What I forgot in my grief is that people matter. We all have a purpose to fulfill. What we do for work and for pleasure and how we raise our children and treat our friends all matter. There is a circle of people around all of us who are influenced by our actions. When we die, our life will have been meaningful to them. It could be your uncle or your brother, your best friend or the girl behind the counter, your Facebook friends or your twitter followers. Your circle can be intimately small or wide-reaching. You will die one day, and your life does matter to others.

Three years later, I now make funeral arrangements with families who have the same concern I did that cold, heartbreaking Florida evening. Some worry that they won’t schedule it at a time that works for everyone. Some worry that it won’t be a big crowd because of a holiday. Some worry that a myriad of trivial things will stop people from showing up. My response is always the same. Schedule the service at a time that works for you. I promise, they will come. 

Fall 2017

2018 Intentions

December 26, 2017

It’s the time of year when folks start thinking about resolutions, and we all know resolutions are meant to be broken. I have made them for years but once February rolls by, I’ve mostly forgotten about them. That’s because resolutions tend to be outlandish, sometimes unattainable, goals for ourselves instead of potential acts in true alignment with our purpose. This year, I’m setting intentions and for me, these are simply things I have been working on this year that I wish to continue into the next, and perhaps do them a little bigger or better.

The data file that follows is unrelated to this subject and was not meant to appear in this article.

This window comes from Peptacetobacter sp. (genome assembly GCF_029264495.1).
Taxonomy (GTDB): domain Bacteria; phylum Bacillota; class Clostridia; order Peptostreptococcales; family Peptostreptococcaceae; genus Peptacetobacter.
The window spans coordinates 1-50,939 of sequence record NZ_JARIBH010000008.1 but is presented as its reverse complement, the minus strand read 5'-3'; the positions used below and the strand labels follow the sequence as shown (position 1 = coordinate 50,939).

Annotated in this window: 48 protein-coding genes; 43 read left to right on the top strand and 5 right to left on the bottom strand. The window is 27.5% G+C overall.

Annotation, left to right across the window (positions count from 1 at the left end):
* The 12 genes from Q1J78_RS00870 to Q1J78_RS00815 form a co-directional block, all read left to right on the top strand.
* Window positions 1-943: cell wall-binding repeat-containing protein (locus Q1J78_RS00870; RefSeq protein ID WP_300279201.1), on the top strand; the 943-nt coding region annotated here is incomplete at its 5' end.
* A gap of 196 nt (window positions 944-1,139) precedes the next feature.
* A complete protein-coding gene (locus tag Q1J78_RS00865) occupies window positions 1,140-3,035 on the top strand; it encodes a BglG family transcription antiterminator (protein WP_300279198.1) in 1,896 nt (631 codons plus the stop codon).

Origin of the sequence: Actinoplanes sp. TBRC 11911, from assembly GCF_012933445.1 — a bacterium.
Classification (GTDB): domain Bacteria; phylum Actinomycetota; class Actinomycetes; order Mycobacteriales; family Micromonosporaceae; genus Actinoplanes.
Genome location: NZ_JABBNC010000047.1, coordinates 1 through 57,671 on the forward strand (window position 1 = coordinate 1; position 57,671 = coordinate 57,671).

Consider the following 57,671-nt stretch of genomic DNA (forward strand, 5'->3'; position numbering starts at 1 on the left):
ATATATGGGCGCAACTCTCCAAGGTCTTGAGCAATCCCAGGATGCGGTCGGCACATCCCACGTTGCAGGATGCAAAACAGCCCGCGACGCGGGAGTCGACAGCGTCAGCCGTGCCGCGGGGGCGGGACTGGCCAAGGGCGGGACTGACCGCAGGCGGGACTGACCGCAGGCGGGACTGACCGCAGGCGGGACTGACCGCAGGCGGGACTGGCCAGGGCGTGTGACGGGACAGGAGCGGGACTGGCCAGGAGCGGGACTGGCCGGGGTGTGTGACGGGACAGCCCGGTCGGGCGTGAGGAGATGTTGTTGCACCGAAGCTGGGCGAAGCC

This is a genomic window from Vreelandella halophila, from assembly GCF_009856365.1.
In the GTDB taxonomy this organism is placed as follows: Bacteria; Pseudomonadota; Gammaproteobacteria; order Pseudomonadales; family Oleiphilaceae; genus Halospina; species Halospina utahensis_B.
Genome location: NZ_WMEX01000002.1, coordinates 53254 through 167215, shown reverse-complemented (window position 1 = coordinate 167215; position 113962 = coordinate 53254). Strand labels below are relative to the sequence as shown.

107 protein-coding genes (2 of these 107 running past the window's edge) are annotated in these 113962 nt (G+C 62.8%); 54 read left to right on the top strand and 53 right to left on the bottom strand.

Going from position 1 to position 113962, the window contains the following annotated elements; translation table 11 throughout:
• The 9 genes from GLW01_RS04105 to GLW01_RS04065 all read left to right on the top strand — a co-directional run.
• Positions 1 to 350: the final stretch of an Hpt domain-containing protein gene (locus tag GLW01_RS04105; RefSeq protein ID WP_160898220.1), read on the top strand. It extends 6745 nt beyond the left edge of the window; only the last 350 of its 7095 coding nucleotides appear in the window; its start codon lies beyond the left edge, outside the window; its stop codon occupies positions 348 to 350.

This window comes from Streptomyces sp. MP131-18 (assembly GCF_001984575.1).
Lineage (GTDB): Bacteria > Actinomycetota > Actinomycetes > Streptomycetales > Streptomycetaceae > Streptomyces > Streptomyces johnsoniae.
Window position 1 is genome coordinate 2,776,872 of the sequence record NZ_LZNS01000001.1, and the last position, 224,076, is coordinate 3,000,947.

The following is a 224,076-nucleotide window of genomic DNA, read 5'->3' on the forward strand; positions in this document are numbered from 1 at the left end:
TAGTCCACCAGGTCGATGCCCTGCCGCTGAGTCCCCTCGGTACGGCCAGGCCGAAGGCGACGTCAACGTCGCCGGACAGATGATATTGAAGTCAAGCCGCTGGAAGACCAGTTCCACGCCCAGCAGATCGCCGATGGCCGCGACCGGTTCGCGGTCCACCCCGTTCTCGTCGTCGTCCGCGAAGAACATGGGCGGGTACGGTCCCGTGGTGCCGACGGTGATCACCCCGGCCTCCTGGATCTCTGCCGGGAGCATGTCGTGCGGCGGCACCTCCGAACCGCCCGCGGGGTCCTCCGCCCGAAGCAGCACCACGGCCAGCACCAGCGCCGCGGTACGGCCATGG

While I’ve focused recently on writing about grief and death, one thing that grief shows us is that life is short. Even a long-lived life is short in comparison to the things we can hardly comprehend, like the age of our universe or the span of a century. It is our destiny to create meaning in our short lives. Setting intentions for the year allows us to expand our purpose and better ourselves slowly, with mindfulness and compassion.

In 2018, I will…

  • Turn 40 with grace and clarity. I have promised myself that I will drive to the SC mountains for a morning of sunrise yoga to celebrate my birthday and bring in a new decade with love and peace.
  • Focus on whole body wellness by concentrating on yoga, cardio, and nutrition. While I’ve always loved yoga, I haven’t yet made it a regular practice. This new year, it will become a consistent practice in my life along with the nutrition to support a more rigorous practice.
  • Get outdoors! I love hiking and walking trails but like yoga, I haven’t made it a regular part of my life. Nature brings me happiness; it is a natural mood-lifter and stabilizer for me. Less TV, more nature.
  • Attend one yoga festival. Asheville Yoga Festival, I’m looking at you!
  • Work towards preparation for a potential RYT 200 certification. I believe in callings and training to become a part-time yoga instructor focusing on resilience, grief, and recovery is something that has been tugging on me for a while. My body is not yet in the shape I need it to be to pursue this idea, but 2018 will certainly get me closer to this goal if it is to be.